A research in South Korea found that individuals who survived childhood sexual abuse but are now suffering from major depression disorder had significantly lower gray matter volumes in the right middle occipital gyrus region of the brain. Both healthy individuals and people suffering from depression who did not experience sexual abuse in childhood did not suffer from this condition.
Abuse in childhood has been linked to a number of unpleasant outcomes in adulthood, including poor self-esteem, excessive alcohol abuse, and many more.
Researchers have found that childhood neglect increases a person's risk of a wide spectrum of psychiatric disorders, including major depressive disorder (depression), post-traumatic stress disorder, borderline personality disorder, and panic disorders.
However, the neurobiological mechanisms responsible for this increase in vulnerability are still unknown. Existing studies have linked depression to decreased grey matter volume in the brain, but few studies investigated structural abnormalities related to childhood abuse.
Soo Young Kim and her colleagues hypothesized that a different kind of childhood exploitation will be linked to a decrease in gray matter volume in the brain regardless of whether or not the individual suffers from depression. They also assumed that a history of a specific type of childhood abuse would be linked to a decrease in gray matter volume in the patient's brain.
The researchers recruited 75 individuals suffering from depression and 97 healthy participants for their research. All participants suffering from depression were patients of the Korea University Anam Hospital in Seoul's outpatient psychiatric clinic. Healthy participants were recruited using local advertisements.
Participants from both groups completed assessments of the severity of depressive symptoms and of childhood trauma. Three types of abuse (sexual, physical, and emotional) were assessed in this study, along with physical and emotional neglect.
In comparison to healthy participants, participants with depression showed a decrease in grey matter volume in the anterior cingulate gyrus, left short insular gyrus, and right pars triangularis regions of the brain.
In contrast to participants who did not experience childhood sexual abuse, no cortical regions had higher gray matter volumes than those who did not experience abuse.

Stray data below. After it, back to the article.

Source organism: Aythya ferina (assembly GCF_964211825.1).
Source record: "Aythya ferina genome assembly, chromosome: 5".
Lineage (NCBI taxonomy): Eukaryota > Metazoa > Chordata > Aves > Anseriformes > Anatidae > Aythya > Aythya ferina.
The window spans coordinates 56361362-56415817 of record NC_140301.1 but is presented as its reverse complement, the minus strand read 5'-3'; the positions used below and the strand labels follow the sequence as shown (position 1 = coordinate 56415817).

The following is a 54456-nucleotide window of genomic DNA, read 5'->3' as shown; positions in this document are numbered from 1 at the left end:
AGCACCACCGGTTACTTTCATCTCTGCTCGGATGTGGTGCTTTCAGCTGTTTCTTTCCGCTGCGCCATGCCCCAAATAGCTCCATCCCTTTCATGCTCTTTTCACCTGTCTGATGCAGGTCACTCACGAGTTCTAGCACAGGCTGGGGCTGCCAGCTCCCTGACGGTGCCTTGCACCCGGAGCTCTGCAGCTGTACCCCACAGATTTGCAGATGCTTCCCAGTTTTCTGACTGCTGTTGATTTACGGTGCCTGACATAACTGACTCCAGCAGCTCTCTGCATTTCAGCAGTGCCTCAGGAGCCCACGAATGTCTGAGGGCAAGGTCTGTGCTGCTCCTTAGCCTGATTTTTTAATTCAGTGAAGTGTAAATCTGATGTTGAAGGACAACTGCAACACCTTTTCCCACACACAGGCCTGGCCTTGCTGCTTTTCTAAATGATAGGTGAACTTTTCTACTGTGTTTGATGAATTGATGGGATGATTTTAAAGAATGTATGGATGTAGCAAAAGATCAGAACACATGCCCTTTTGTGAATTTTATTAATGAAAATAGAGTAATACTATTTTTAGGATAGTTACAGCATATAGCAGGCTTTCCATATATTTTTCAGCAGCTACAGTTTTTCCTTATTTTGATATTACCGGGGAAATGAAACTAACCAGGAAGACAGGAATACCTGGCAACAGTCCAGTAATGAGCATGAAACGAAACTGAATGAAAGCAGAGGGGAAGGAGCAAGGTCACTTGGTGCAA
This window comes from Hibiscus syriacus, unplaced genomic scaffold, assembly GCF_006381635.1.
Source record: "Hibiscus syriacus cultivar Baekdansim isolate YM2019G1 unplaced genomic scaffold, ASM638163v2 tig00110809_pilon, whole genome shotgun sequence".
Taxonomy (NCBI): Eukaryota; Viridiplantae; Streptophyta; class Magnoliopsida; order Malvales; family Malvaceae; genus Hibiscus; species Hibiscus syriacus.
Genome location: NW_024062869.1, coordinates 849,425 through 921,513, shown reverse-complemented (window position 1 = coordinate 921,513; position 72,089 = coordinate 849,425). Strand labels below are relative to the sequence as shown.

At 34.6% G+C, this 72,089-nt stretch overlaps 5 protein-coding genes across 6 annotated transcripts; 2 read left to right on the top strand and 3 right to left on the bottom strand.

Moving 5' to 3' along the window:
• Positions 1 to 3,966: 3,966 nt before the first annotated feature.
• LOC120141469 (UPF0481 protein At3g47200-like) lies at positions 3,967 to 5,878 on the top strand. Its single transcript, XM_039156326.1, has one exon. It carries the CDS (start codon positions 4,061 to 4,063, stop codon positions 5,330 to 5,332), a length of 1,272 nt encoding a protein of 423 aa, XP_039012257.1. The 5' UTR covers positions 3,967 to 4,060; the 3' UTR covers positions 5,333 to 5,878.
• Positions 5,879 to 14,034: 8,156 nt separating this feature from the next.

Higher scores on the childhood sexual abuse assessment were linked to smaller brain areas in the middle occipital gyrus region, unlike in other types of abuse.
According to the authors, childhood physical abuse is related to a significant decrease in the cortical volume of the right middle occipital gyrus, which corresponds to a visual cortex, in a group of adult patients with major depressive disorder and healthy participants. "We also compared patients who experienced childhood physical abuse or emotional abuse with those who did not, and no significant differences were found in cortical volumes."
“In patients with major depressive disorder, we observed a decrease in the right anterior cingulate gyrus, compared to that in healthy individuals,” said the authors. “While childhood sexual abuse and major depressive disorder affected the cortical volume of the right middle occipital gyrus, post-hoc analyses showed that even children exposed to childhood sexual abuse saw a significant decrease in the right middle occipital gyrus,” said the authors.
The research advances our understanding of neurobiological connections between unpleasant childhood experiences and subsequent outcomes. Nonetheless, it does have limitations that must be addressed. For instance, in some surveys, groups of participants were too small for differences of the observed size to be detectable using statistical techniques applied.
Soo Young Kim, Seong Joon An, Jong Hee Han, Eun Bit Bae, WooSuk Tae, Byung-Joo Ham, and Kyu-Man Han co-authored the study titled "Childhood abuse and cortical gray matter volume in patients with major depressive disorder."